According to you: Which vehicle wore Torq Thrust wheels best?

It all started in the early 1960s on America’s race tracks and drag strips. In these venues, the uniquely tapered spokes of American Racing’s Torq Thrust wheel earn their reputation via lightweight magnesium and stiff one-piece construction. The street-going version featured a more durable material choice (aluminum), and future designs could clear disc brake calipers and were offered in larger diameters to increase their appeal. But, much to American Racing’s dismay, this popularity ushered in countless copycat designs from other manufacturers.

We aren’t going to dig any further in to the Torq Thrust’s history (that is available here), because our original mission was to ask you a simple question: What vehicle looked best wearing these rims? This question was posed to readers of the Hagerty Community, and the responses were just as diverse as the number of copycats that came from the original Torq Thrust design. The responses might be obvious to some, but we had a few curveballs thrown into the mix.

So let’s not waste any more time—let’s get into the best vehicles to ever wear Torq Thrust wheels.

Where you’d expect: Corvettes

T70 Torq Thrust wheels on a ’69 Corvette Mecum

Much like the Corvette, American Racing’s masterpiece was perfectly suited to both road and track. While (turbine) aluminum wheels became commonplace on the mid-year (C2) Corvette, sometimes there’s no substitute for Torq Thrusts on America’s sports car. Hagerty Community member zr1bill probably said it best when he voted for “the mid-year Corvette, 1963–1967. Torq Thrust wheels were the first thing you purchased for your Vette. I heard that the Torq Thrust D was created to clear the disc brakes on the ‘65 Corvettes.”

Where you wouldn’t expect: Sedans

1969 Chevrolet Chevelle Sedan
Okay, these aren’t Torq Thrusts, but you get the point. Hagerty Community | BobSkull

Sedans and coupes generally share a lot of componentry, so why not add Torq Thrusts to a sedan as you would its more conventional, two-door relative? Community member Bobskull showed us his 1969 Chevelle hardtop sedan sitting on American Racing’s finest. Except these are probably the daisy mag wheels … but just compare the look at the rear axle relative to the front. Sedans can be muscle cars too, right?

Where you’d expect: Pony cars

Ford Mustang

As long as Mustangs and Camaros have done battle on street, strip, and road course, they’ve done so with Torq Thrusts making the battle just a bit more fierce. American Racing proved the concept in motorsport before the phrase “pony car” became a thing, but the likes of Shelby Mustangs and SCCA-approved Z/28 Camaros made the wheels even more appealing. Hagerty Community member OldRacer79 sums up my thoughts best when he suggests that Torq Thrusts go on “any early (’66–68) Trans-Am race car. I’m partial to the Cougars and Mustangs, but any are good.”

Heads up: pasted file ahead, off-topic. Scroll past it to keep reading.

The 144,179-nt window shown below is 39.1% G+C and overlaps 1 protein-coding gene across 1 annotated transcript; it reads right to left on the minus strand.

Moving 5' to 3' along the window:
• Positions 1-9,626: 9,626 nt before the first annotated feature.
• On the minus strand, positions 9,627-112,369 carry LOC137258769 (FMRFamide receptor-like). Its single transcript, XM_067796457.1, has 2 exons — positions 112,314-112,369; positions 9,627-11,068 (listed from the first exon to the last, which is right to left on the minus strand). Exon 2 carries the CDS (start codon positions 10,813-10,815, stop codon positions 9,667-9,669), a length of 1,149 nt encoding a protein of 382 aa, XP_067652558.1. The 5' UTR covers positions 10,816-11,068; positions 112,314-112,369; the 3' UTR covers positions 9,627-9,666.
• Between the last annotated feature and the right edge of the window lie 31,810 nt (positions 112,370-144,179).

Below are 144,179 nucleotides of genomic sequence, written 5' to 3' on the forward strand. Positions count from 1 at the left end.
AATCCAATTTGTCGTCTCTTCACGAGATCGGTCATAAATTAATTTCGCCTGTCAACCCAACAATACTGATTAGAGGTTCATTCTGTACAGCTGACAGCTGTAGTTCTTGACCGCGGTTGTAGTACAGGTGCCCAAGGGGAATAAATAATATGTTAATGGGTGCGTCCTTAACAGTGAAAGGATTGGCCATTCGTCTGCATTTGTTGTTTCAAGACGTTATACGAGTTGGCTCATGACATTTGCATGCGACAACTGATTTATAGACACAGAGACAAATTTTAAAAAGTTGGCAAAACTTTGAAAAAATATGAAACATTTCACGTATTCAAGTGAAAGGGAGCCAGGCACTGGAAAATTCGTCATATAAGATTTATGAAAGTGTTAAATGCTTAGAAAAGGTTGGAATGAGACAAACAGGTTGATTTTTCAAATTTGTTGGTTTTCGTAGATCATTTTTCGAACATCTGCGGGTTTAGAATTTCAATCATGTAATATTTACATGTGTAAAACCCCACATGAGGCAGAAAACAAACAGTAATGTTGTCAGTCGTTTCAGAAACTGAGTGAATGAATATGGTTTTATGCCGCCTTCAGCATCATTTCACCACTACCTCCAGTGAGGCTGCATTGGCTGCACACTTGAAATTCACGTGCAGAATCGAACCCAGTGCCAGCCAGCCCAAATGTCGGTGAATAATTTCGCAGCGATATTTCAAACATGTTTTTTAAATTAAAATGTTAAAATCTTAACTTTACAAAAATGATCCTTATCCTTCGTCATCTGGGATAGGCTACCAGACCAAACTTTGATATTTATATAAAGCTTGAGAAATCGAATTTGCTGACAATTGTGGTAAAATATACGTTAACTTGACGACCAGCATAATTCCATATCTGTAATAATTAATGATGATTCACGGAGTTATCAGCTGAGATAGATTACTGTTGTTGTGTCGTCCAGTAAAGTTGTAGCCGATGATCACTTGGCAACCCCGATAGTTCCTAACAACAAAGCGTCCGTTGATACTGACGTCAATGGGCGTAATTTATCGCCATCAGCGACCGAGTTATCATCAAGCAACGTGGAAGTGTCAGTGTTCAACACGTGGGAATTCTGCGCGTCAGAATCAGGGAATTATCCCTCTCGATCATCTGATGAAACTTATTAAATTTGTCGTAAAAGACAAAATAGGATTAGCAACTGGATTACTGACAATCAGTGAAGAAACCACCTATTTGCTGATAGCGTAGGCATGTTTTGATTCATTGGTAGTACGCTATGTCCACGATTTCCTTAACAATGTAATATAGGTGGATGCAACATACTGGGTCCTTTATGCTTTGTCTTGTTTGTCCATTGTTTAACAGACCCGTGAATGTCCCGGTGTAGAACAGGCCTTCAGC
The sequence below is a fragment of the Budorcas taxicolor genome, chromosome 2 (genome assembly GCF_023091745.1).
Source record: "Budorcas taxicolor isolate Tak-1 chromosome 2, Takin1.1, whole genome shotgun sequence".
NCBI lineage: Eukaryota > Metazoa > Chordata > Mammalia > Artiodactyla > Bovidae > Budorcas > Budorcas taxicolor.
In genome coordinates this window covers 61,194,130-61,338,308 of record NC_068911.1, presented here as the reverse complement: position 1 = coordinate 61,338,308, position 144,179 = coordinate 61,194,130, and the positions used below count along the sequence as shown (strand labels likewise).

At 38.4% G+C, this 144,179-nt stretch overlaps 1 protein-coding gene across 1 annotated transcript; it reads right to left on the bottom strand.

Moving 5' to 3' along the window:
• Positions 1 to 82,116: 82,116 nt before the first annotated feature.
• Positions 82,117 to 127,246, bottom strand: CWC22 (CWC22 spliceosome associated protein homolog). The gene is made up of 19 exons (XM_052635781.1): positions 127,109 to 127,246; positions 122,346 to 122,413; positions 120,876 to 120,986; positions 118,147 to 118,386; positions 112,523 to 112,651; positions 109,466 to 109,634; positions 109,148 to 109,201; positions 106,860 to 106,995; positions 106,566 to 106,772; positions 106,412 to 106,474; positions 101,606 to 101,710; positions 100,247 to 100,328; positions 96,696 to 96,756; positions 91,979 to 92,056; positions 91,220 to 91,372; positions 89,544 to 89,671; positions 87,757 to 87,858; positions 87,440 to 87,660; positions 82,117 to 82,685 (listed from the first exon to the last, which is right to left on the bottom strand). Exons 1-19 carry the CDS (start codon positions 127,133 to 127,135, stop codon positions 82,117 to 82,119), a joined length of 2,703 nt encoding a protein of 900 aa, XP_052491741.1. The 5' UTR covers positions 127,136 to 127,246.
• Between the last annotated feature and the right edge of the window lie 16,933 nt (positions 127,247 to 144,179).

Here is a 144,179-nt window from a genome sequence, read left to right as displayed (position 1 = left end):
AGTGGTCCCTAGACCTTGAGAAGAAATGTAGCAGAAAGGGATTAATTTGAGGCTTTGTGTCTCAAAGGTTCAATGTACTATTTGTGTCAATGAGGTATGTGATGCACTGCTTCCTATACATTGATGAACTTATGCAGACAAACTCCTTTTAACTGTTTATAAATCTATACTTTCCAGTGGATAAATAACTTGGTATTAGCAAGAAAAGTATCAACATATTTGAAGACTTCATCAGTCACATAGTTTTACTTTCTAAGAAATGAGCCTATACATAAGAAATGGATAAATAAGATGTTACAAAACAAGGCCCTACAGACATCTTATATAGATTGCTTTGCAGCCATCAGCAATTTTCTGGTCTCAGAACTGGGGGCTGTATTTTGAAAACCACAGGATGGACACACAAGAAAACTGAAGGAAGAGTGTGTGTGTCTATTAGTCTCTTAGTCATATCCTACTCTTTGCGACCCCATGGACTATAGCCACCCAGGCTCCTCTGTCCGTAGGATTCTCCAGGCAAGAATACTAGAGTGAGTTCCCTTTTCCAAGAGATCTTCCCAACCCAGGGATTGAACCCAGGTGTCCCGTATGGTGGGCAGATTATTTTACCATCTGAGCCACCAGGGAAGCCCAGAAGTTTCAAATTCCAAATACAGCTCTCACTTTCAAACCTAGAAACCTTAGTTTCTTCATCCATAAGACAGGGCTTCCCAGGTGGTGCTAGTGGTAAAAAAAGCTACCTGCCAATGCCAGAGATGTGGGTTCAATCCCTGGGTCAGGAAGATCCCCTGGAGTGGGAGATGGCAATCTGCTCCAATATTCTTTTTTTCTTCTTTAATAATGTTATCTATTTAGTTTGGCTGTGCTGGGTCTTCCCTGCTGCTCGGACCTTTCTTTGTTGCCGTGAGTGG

Where you wouldn’t expect: Malaise Era metal

1978 Lincoln Continental Mark V torque thrusts
Sajeev Mehta

Please believe that I wanted to avoid discussing my personal experiences with Torq Thrust wheels (albeit fake ones from American Eagle) because I normally feel that discretion is the better part of valor. (My 1978 Continental Mark V looked pretty great with a slick-top conversion and no bodyside moldings, but the wheels gave it the curb appeal.)

My plan went down the drain when Hagerty Community member jxhammann let my freak flag fly with his comment to endorse the 1978 Dodge Charger, admitting that “of course the ’78 Charger looks better no matter what it’s wearing.” Malaise Era cars are underrated, but far less so when sitting on Torq Thrusts.

Where you’d expect: Muscle cars

1965 Pontiac GTO Torq Thrusts
1965 Pontiac GTO Mecum

How much digital ink must be spilled to prove to you that muscle cars and Torq Thrusts go together like peanut butter and jelly? The sheer volume of perfection present with these wheels and any muscle car from GM, Ford, and Chrysler is difficult to quantify. Or perhaps I just did … but no matter, Hagerty Community member PurelyPMD puts the point into context by suggesting “I have a vintage original set on my ’69 T/A. Purists will balk, but I like them.”

Where you’d expect: Hot rods

1941 Willys Coupe Torq Thrusts

Decades separate the time between the hot-rod body style and the initial run of American Racing’s Torq Thrusts, but that doesn’t stop owners from adding a slightly modern twist to an older vehicle. Hagerty Community user lowlid posted one such hot rod and suggested that anything looks better with these wheels!

Wait … do I see a trend emerging?

Where you wouldn’t expect: Anything

Toyota Prius Torq Thrusts
Mooneyes Japan

Through the magic of Google, I found two interesting nuggets of wisdom: Mooneyes has a presence in Japan, and it sells Torq Thrusts made for many vehicles commonly seen on Japanese streets. Here are some of the comments from users of the Hagerty Community that further prove the point:

Huntz-Hall: You can put these classic wheels on any car & they would look prefect!!!

FFlip: They are just a good looking wheel. They go good on anything really.

YnotS2K: How about ANY car?

It’s a shame I didn’t find this photo of the Prius for the initial query I posted to the Hagerty Community, as I am sure it would have blown some minds. And to be fair, Torq Thrusts make the famous (infamous?) Toyota hybrid look far cooler than anyone could have anticipated. Which begs the question: Is there any car that would not look better with American Racing’s Torq Thrust wheels attached to its chassis?

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